We often dream of a beautiful white winter. But the reality is that winter here is mostly wet, cold and dark. For horses, winter means lots of changes. They go from grass to hay, from pasture to stable. They often get less exercise and go through coat changes. Winter ailments lurk. In this blog, we share our tips for preventing (or quickly solving) the most common winter equine complaints.
Winter complaint #1: thrush
Horses’ environments are more likely to be muddy in winter, and moisture and urine can cause hoof problems. Such conditions encourage the growth of bacteria in the hoof as they need little oxygen to survive. We all recognise the symptoms. Thrush, foul-smelling hooves and even swelling can make the horse walk with a sensitive gait.
Our tip: treat hoofs – preventively as well – with Cavalor Dry Feet! Thrush will disappear in no time. Fighting bad bacteria with good bacteria is the idea behind Dry Feet. Poor hooves are often given aggressive treatments. At Cavalor, we believe in the power of self-healing. With a little help, many problems can often be cured or prevented. Cavalor Dry Feet contains pre- and probiotics. Probiotics survive in wet conditions and are already present on a healthy hoof. Probiotics do not kill anything off -– they suppress pathogens. Prebiotics help probiotics do their work. Cavalor Dry Feet allows good bacteria to flourish, resulting in healthy hooves.
Winter complaint #2: Mud fever, an unwelcome guest
Hooves are not all that suffer from wet winter conditions. Another common complaint is mud fever. This is an irritation of the horse’s skin. The skin dries out, causing cracks that can be quite painful. It can also cause swelling which eventually leads to lameness. Mud fever is sometimes so chronic that it seems impossible to get rid of. A boost to the immune system can help to prevent and cure extreme cases.
Our tip for a comprehensive approach: strengthen the body’s natural resistance! That is why we begin with a 45-day cure of Resist + Vit C. Resist + Vit C is a supplement that supports the immune system through a combination of antioxidants, herbs, and essential oils. It helps your horse’s body be less prone to infections and more able to fight off pathogens. We also recommend feeding Max FiberForce for six weeks. This high-fibre mix with long fibre lengths promotes healthy stomach and bowel function. A properly functioning bowel is the foundation of a strong immune system. Adding OilMega to the feed ration supplies a balanced mix of fatty acids, ensuring healthy gut flora and providing extra support for the immune system. This strengthens your animal’s natural defences.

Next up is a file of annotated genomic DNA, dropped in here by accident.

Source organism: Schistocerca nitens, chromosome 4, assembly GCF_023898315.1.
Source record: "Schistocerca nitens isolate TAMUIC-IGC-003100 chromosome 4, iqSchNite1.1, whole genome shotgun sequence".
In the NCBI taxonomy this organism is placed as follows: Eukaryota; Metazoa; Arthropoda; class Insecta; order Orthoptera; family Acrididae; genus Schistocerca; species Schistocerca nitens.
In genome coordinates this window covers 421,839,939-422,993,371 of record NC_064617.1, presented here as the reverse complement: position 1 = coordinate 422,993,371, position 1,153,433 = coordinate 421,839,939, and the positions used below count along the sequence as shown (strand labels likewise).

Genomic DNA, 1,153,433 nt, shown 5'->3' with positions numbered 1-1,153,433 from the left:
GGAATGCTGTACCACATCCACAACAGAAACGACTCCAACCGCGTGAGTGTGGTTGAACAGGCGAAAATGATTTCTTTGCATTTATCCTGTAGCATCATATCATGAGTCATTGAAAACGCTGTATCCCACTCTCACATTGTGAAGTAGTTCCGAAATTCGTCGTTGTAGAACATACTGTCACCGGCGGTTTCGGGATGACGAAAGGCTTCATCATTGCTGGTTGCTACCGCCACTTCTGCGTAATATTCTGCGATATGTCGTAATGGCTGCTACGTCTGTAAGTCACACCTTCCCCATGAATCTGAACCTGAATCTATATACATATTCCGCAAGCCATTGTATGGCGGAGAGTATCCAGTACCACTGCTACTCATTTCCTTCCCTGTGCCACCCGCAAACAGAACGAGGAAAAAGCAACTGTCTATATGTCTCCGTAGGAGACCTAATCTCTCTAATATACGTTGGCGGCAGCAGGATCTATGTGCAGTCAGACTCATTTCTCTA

For mild cases, the best remedy is to wash the leg with Derma Wash, dry it, and then apply MudDoc. Repeat this until the infection is completely gone and the skin can start to recover.
Winter complaint #3: thick winter coats
A sport horse that trains through the winter can have problems with its winter coat. One solution to make life easier for horse and rider is clipping. Keep in mind that a horse without its winter coat will have a higher thermoneutral zone. Extra rugs are definitely needed! A clipped coat also makes the cooling down more efficient as the horse cools down faster. But don’t rug your horse immediately after riding! As long as your horse is sweating after work, he doesn’t need a wool rug. What about after intense training? You should cool the legs well, whether or not the horse has been clipped.
Our tip: after clipping, wash your horse with Derma Wash for perfect skin regeneration
Horses have sensitive skin. To prevent skin irritations, do the following:
- Use pH-neutral products
- Restore natural protection
- Brush to help keep the coat clean and supple
Natural protection is easier said than done. But you can help. Treating wounds or irritated areas with Derma Spray helps the skin to recover. As with Dry Feet, Derma Spray uses pro- and prebiotics: micro-mechanisms that help horses recover naturally.
Winter complaint #4: Coughing and wheezing
Irritations don’t affect just the legs and hooves in winter. The horse’s respiratory system is also taxed. Let’s be honest, we’d all rather be indoors than outdoors on bad-weather days. You ride more in an indoor school and you also spend more time in the barn than in summer. This, of course, also affects the horses. Doors and windows are closed much more often than in the summer months, resulting in less fresh air in the barn. And dust can cause sensitivity in the airways.
Fortunately, you can prevent airway irritation with the following tips:
- Open the doors and windows when mucking out the stables
- Wet the floor before sweeping to give dust less of a chance
- Keep your horse’s roughage free from dust and mould. Steaming the feed can help
- There are several herbs that are good for the respiratory system. You can find these herbs in Bronchix Liq and Bronchix Pure
Want to read more about the effects of oxygen on the horse’s body? Take a look at this article.